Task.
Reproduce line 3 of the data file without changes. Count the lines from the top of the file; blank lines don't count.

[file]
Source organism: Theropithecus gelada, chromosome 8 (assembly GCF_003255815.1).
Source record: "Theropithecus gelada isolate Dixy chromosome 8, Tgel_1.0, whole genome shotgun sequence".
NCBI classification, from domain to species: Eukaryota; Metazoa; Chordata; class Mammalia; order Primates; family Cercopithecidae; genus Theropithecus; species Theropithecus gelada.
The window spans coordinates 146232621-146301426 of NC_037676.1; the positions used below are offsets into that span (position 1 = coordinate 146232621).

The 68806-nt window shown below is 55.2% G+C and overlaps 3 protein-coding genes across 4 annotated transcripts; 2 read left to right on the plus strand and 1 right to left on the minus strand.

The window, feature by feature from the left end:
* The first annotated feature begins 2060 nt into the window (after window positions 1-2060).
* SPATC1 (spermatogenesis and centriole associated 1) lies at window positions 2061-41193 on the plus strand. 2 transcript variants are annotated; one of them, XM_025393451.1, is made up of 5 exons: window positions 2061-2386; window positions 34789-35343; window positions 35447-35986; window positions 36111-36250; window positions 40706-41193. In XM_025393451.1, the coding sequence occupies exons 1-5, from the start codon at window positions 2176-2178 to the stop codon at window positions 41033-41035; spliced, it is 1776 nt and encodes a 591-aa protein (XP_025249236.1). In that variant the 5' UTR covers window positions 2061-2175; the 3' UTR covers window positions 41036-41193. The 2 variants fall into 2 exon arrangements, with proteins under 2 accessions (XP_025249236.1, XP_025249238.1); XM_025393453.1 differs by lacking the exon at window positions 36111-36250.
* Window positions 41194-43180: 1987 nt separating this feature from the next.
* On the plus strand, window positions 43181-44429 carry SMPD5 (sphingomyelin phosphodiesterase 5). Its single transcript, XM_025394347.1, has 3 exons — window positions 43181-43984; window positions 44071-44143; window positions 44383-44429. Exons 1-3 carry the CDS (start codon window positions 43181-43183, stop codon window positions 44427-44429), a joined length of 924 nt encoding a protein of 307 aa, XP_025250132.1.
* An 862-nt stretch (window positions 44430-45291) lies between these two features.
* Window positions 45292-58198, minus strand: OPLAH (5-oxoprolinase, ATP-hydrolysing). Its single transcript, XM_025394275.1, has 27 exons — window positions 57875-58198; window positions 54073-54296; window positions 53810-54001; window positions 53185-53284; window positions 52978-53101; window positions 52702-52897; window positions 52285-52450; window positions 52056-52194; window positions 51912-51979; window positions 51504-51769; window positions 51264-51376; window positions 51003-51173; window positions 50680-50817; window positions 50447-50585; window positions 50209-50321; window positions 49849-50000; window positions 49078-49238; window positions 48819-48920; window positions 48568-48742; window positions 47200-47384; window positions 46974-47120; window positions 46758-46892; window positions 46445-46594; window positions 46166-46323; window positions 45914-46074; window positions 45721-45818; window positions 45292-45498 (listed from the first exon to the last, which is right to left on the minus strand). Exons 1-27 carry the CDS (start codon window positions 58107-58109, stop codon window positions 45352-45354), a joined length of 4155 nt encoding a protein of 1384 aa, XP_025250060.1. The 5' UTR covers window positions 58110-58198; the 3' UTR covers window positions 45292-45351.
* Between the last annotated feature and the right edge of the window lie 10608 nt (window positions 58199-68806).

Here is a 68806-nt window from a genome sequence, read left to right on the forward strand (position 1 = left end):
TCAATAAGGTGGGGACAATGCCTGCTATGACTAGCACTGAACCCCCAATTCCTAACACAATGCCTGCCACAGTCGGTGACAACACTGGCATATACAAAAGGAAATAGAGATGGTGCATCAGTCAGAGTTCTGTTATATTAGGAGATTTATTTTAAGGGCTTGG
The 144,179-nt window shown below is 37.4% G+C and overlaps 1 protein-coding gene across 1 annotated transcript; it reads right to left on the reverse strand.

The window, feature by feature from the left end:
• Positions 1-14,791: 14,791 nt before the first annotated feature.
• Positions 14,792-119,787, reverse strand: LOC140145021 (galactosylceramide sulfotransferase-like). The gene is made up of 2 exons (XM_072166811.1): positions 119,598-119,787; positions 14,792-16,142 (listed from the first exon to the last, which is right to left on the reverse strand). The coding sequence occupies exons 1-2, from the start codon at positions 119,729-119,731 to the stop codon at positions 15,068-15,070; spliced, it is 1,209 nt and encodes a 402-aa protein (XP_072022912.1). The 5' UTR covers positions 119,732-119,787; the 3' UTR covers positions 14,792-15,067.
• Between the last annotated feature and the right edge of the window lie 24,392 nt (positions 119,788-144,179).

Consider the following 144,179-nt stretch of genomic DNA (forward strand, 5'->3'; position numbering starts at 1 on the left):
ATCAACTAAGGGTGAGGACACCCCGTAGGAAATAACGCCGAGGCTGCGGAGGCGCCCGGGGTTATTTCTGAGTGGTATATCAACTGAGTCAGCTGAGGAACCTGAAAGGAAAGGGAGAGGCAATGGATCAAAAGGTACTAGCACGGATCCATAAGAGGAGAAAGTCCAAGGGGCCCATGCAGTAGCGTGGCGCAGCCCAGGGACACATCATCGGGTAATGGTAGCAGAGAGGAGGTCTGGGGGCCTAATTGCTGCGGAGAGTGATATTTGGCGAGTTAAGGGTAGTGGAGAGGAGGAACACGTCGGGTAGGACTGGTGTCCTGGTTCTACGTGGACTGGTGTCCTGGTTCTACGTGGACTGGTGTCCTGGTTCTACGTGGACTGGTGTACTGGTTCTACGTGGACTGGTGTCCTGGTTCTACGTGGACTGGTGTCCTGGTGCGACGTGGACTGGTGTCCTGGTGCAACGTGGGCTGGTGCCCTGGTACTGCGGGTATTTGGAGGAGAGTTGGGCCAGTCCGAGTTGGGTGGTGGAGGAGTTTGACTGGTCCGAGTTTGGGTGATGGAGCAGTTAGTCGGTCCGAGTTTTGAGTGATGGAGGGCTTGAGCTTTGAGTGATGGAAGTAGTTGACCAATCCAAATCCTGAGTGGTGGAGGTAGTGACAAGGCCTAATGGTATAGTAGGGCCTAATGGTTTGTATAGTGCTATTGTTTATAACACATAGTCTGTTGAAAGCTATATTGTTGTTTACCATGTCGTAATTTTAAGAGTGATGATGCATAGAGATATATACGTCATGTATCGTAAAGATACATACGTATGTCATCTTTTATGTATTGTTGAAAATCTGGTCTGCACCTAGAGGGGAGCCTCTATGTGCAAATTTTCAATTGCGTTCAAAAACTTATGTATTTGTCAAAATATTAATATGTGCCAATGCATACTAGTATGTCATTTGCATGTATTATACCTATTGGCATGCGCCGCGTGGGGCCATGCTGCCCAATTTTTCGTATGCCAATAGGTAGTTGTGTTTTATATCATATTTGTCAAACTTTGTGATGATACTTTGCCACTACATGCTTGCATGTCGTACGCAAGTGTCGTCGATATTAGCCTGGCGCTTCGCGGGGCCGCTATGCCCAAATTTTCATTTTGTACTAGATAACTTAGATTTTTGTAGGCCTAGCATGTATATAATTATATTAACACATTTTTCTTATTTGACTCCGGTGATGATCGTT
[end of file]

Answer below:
NCBI classification, from domain to species: Eukaryota; Metazoa; Chordata; class Mammalia; order Primates; family Cercopithecidae; genus Theropithecus; species Theropithecus gelada.